Our View: The Godfather of LBK

 

Our View: The Godfather of LBK

 

Date: July 31, 2013
by: Observer Staff

 
 

 

It seemed an odd fit. A diehard, hardened Republican politico owning and running a women’s swimsuit boutique.

But Art Falls once said the business principles are the same no matter what you’re doing — be honest, take good care of the customers and watch your expenses. He just happened to be selling women’s swimsuits at a place on Longboat Key called the Sea Stable.

Principles. Art Falls had them, rock-solid principles that revolved around doing what’s right.

With Falls’ death this past Saturday in Sarasota — exactly one month shy of his 87th birthday — Longboat Key lost one of its community godfathers and a man who spent 30 years making Longboat Key a better place for everyone — residents, visitors and businesses.

Asked once, at a time when Longboat Key’s businesses were encountering resistance and opposition for the upteenth time, why he pressed on at Town Hall and didn’t give up, Falls responded with what actually summed up his philosophy of life:

“If you don’t like the way things are, it doesn’t do any good to complain. Get involved, and do the best you can to make things better.”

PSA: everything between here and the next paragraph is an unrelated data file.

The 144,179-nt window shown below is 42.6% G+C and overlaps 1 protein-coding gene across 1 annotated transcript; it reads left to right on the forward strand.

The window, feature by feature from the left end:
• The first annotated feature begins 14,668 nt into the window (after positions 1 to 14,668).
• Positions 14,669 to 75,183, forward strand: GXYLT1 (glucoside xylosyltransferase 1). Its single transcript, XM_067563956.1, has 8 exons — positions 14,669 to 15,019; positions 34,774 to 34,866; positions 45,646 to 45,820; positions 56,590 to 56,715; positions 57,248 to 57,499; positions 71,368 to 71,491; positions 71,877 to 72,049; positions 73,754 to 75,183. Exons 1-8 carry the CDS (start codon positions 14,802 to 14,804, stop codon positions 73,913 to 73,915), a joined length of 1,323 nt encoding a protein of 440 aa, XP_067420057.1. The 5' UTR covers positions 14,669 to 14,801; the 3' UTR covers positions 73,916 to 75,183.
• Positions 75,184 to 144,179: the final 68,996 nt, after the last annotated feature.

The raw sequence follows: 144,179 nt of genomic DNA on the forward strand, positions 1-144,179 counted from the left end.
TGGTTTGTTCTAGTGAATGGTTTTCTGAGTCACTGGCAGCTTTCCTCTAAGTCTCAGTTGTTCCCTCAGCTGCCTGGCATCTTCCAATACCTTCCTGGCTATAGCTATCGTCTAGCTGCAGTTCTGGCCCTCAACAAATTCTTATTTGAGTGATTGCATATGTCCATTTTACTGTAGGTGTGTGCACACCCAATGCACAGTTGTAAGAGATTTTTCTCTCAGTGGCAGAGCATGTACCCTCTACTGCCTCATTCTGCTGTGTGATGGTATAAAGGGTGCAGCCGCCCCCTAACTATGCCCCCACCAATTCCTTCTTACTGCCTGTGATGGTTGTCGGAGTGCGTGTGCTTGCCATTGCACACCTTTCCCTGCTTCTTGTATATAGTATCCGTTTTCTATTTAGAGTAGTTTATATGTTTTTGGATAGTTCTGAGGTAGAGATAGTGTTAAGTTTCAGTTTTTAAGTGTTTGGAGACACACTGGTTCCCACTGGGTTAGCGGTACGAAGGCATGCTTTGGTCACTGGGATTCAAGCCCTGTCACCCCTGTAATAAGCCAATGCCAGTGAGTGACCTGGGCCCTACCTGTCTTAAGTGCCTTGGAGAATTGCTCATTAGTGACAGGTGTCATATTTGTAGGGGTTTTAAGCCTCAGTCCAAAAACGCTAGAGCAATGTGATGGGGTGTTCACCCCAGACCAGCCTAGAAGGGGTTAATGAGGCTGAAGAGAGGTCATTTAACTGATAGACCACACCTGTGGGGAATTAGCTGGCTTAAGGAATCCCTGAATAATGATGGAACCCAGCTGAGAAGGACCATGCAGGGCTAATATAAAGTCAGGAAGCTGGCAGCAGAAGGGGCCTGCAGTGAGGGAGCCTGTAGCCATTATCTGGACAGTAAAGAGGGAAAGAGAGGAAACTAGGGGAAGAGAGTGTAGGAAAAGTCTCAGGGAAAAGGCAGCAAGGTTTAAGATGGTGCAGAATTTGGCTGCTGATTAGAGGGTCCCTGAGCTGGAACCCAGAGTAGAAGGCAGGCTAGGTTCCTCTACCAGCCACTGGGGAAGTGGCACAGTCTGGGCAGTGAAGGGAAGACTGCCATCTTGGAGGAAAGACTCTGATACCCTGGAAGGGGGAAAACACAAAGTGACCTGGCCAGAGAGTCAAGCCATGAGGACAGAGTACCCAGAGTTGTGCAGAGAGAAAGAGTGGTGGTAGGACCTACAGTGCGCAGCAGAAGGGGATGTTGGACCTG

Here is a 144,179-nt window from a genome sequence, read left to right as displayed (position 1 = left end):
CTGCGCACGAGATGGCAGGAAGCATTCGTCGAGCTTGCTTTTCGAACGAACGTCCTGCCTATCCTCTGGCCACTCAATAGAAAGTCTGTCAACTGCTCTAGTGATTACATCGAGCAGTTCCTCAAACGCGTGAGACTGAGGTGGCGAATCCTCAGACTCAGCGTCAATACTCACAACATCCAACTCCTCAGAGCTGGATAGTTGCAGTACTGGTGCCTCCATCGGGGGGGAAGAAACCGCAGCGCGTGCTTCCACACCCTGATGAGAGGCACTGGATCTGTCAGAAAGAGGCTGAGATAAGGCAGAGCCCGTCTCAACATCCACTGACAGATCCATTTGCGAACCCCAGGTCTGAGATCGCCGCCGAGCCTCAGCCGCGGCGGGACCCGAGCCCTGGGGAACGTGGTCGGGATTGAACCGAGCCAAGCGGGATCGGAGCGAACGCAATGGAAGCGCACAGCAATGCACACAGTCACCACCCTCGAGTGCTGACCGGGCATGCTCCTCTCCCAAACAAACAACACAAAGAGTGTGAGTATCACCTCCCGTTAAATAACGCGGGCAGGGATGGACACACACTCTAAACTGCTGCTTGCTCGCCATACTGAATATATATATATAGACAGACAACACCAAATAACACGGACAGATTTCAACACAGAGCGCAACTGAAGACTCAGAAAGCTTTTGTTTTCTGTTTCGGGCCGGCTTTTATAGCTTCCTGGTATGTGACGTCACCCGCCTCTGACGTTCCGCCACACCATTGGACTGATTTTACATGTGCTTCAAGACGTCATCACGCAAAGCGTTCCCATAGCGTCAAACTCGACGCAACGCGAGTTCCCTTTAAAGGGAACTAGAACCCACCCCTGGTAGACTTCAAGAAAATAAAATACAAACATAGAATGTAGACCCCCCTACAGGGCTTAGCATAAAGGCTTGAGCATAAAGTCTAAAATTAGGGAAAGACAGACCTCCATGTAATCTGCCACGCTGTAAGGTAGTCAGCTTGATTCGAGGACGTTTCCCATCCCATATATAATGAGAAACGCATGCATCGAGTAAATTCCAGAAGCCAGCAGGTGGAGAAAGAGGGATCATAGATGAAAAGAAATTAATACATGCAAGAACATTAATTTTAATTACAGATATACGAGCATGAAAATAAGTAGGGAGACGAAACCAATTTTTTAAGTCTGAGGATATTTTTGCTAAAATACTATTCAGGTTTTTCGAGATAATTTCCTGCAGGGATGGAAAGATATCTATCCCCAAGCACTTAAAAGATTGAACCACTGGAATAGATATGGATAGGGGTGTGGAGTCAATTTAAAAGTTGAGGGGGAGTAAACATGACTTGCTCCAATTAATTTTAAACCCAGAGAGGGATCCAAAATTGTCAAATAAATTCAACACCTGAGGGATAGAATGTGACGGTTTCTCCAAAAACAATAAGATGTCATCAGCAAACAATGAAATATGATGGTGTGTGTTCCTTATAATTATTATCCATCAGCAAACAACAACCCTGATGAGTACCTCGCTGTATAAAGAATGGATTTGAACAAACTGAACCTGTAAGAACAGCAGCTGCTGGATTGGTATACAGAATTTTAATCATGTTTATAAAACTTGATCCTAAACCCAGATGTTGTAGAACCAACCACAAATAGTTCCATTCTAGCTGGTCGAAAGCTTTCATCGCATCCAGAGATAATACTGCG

Art Falls lived that way for 30 years on Longboat Key. He was involved — a stalwart of the Longboat Key Chamber of Commerce and the Kiwanis Club of Longboat Key; and always a campaigner for the Town Commission candidates in whom he believed.

You couldn’t help but like this quick-witted, New York native. He had shaken the nasty influences of Illinois politics and on Longboat Key was truly an unpretentious, honest, down-to-earth Midwesterner. There were Longboat residents who didn’t agree with Falls’ politics, but they liked this easygoing guy.

Falls was not an out-front headline seeker. True to his previous career in Illinois politics, which included running the successful Illinois presidential campaign of Gerald Ford, Falls worked behind the scenes.
When we took over ownership of the Longboat Observer in 1995, Falls was one of the first businesspeople we met. He drove to the Longboat Observer office on his own initiative in his tan Toyota Camry to introduce himself.

That was Falls — he took the initiative. We should have visited him first. After all, he was among the newspaper’s top five advertising customers at the time.

We saw the Falls low-key style in action from the start. He was a learner, discovering who you were, welcoming, sizing you up. He was a great observer of people and the dynamics that accompanied them. He studied how people behaved, watched the politics of groups and then would quietly go about coalition building at one-on-one lunches or coffees or phone calls to influence an outcome. Art Falls had the ear of every town commissioner for nearly three decades. When he called, they listened. They sought his advice.